Apple computers hit with ransomware for the first time

Click to play video: 'Apple computers hit with ransomware for the first time'
Apple computers hit with ransomware for the first time
WATCH ABOVE: New ransomware targets Apple users. Nicole Bogart reports – Mar 7, 2016

One of the selling points of Apple’s computers used to be that they weren’t vulnerable to the same viruses that plagued Windows users. But security researchers now say they have discovered what is believed to be the first ransomware attack targeting Mac users.

According to experts with Palo Alto Networks, the ransomware found in version 2.90 of the BitTorrent app called “Transmission.”

Ransomware is a type of malicious software that encrypts files on a user’s computer and asks for money in exchange for unlocking the data.

The malicious software – dubbed “KeRanger” – waits three days before encrypting data on the infected Mac and then asks for one bitcoin (about CAD$548) in ransom, according to researchers.

Click to play video: 'Apple computers hit with ransomware for the first time'
Apple computers hit with ransomware for the first time

While other malware programs designed to affect Mac computers have been previously discovered, this is believed to be the first ever ransomware attack to successfully target Mac users in the general public.

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“The only previous ransomware for OS X we are aware of is FileCoder, discovered by Kaspersky Lab in 2014. As FileCoder was incomplete at the time of its discovery, we believe KeRanger is the first fully functional ransomware seen on the OS X platform,” read Palo Alto Networks’ statement on the discovery.

READ MORE: Ransomware virus holds your files for ransom – how to protect yourself

Soon after Palo Alto Networks published its findings, Transmission released a new version of its software that is said to remove the malicious software from the user’s computer.

“Everyone running 2.90 on OS X should immediately upgrade to and run 2.92, as they may have downloaded a malware-infected file,” read a statement posted to the company’s website.

“This new version will make sure that the “OSX.KeRanger.A” ransomware is correctly removed from your computer.”

While this particular ransomware was found in software that might not be used by the average Mac user, it’s unwelcome news to those who thought Mac’s were safe from viruses.

Ransomware and malware have plagued Windows users for years. In 2014, over 5,000 Canadians fell victim to a ransomware known as Cryptolocker. According to the RCMP, hackers implanted the virus on computers around the world, allowing them to seize customer bank information and steal more than $100 million from businesses and consumers.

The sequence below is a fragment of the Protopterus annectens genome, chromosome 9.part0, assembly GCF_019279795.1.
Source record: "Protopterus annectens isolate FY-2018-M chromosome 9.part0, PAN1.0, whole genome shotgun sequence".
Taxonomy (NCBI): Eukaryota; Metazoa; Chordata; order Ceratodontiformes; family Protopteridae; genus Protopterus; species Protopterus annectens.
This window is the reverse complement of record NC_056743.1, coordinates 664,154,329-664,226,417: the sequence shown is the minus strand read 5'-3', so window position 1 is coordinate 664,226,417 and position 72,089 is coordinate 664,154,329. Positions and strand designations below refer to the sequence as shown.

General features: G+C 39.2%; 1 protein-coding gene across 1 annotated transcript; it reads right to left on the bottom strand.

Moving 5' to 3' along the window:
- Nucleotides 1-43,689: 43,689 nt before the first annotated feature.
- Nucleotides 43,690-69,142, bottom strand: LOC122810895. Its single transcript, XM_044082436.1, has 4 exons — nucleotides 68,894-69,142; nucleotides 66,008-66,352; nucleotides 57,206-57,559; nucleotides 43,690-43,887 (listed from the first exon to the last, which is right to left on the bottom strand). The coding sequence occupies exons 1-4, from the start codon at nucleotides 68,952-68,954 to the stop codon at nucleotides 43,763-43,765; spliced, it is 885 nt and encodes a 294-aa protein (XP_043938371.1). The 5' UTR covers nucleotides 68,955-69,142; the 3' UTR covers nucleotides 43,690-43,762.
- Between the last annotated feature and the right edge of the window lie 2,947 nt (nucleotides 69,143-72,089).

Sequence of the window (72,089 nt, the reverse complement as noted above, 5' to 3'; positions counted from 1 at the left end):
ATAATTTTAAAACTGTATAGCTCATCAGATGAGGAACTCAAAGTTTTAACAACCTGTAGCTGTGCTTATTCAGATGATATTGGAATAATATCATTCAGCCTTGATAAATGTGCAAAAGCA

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Tips to keep your Mac safe from viruses

Just like Windows users, Mac users can do many things to protect their computers from viruses.

The first thing Apple will suggest is making sure you always download and install the latest security patches available for your current operating system. Apple updates these patches often to protect against security vulnerabilities.

Your Mac computer also comes with something called “Gatekeeper” – a program designed to detect malicious software before it’s installed on your computer.

“When you download software from any other place on the Internet, Gatekeeper makes that safer, too. Developers can get a unique Developer ID from Apple and use it to digitally sign their apps. The Developer ID allows Gatekeeper to block apps created by malware developers and to verify that apps haven’t been tampered with,” reads Apple’s website.

“If an app was developed by an unknown developer — one with no Developer ID — Gatekeeper can keep your Mac safe by blocking the app from being installed.”

You can also set Gatekeeper to only download and install apps from the Mac App Store, where Apple reviews each app before it’s accepted by the store.

If you want to take security one step further,  you can download an anti-virus program for your computer (no, anti-virus programs aren’t just for Windows users). These programs are available from security companies like Sophos and Norton.


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